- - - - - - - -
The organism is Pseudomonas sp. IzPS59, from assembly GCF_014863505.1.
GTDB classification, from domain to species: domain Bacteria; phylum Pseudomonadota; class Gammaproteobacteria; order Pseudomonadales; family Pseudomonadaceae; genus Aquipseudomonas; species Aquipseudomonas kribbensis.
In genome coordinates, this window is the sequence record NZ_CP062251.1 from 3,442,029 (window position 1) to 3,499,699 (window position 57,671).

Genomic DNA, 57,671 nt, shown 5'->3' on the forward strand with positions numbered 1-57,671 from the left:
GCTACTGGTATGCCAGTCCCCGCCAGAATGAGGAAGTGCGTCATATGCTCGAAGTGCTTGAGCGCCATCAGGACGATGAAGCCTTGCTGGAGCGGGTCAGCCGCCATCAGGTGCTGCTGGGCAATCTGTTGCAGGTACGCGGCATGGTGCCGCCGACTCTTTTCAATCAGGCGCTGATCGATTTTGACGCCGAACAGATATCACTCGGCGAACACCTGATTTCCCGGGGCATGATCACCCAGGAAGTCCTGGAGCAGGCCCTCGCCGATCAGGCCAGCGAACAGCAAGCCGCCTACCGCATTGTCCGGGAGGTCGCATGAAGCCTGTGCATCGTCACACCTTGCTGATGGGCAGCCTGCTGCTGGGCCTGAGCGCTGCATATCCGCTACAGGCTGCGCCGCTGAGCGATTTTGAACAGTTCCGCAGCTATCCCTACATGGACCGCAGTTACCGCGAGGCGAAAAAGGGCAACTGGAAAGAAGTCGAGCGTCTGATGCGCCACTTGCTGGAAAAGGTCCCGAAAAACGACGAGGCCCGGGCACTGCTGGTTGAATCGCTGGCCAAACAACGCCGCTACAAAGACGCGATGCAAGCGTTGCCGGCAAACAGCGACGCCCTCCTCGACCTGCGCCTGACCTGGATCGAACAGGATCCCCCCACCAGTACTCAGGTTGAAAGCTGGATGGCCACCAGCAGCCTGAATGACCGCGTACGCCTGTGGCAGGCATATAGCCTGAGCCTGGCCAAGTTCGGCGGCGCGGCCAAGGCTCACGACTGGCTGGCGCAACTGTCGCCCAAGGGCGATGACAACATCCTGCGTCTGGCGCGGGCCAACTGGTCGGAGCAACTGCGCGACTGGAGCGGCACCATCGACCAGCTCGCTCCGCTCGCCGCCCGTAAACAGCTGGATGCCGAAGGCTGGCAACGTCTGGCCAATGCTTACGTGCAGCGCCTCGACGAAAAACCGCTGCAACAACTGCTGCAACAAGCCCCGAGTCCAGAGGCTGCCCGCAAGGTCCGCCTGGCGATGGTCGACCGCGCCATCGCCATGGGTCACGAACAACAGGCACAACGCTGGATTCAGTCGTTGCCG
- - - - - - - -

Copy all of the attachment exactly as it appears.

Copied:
The organism is Pseudomonas sp. IzPS59, from assembly GCF_014863505.1.
GTDB classification, from domain to species: domain Bacteria; phylum Pseudomonadota; class Gammaproteobacteria; order Pseudomonadales; family Pseudomonadaceae; genus Aquipseudomonas; species Aquipseudomonas kribbensis.
In genome coordinates, this window is the sequence record NZ_CP062251.1 from 3,442,029 (window position 1) to 3,499,699 (window position 57,671).

Genomic DNA, 57,671 nt, shown 5'->3' on the forward strand with positions numbered 1-57,671 from the left:
GCTACTGGTATGCCAGTCCCCGCCAGAATGAGGAAGTGCGTCATATGCTCGAAGTGCTTGAGCGCCATCAGGACGATGAAGCCTTGCTGGAGCGGGTCAGCCGCCATCAGGTGCTGCTGGGCAATCTGTTGCAGGTACGCGGCATGGTGCCGCCGACTCTTTTCAATCAGGCGCTGATCGATTTTGACGCCGAACAGATATCACTCGGCGAACACCTGATTTCCCGGGGCATGATCACCCAGGAAGTCCTGGAGCAGGCCCTCGCCGATCAGGCCAGCGAACAGCAAGCCGCCTACCGCATTGTCCGGGAGGTCGCATGAAGCCTGTGCATCGTCACACCTTGCTGATGGGCAGCCTGCTGCTGGGCCTGAGCGCTGCATATCCGCTACAGGCTGCGCCGCTGAGCGATTTTGAACAGTTCCGCAGCTATCCCTACATGGACCGCAGTTACCGCGAGGCGAAAAAGGGCAACTGGAAAGAAGTCGAGCGTCTGATGCGCCACTTGCTGGAAAAGGTCCCGAAAAACGACGAGGCCCGGGCACTGCTGGTTGAATCGCTGGCCAAACAACGCCGCTACAAAGACGCGATGCAAGCGTTGCCGGCAAACAGCGACGCCCTCCTCGACCTGCGCCTGACCTGGATCGAACAGGATCCCCCCACCAGTACTCAGGTTGAAAGCTGGATGGCCACCAGCAGCCTGAATGACCGCGTACGCCTGTGGCAGGCATATAGCCTGAGCCTGGCCAAGTTCGGCGGCGCGGCCAAGGCTCACGACTGGCTGGCGCAACTGTCGCCCAAGGGCGATGACAACATCCTGCGTCTGGCGCGGGCCAACTGGTCGGAGCAACTGCGCGACTGGAGCGGCACCATCGACCAGCTCGCTCCGCTCGCCGCCCGTAAACAGCTGGATGCCGAAGGCTGGCAACGTCTGGCCAATGCTTACGTGCAGCGCCTCGACGAAAAACCGCTGCAACAACTGCTGCAACAAGCCCCGAGTCCAGAGGCTGCCCGCAAGGTCCGCCTGGCGATGGTCGACCGCGCCATCGCCATGGGTCACGAACAACAGGCACAACGCTGGATTCAGTCGTTGCCG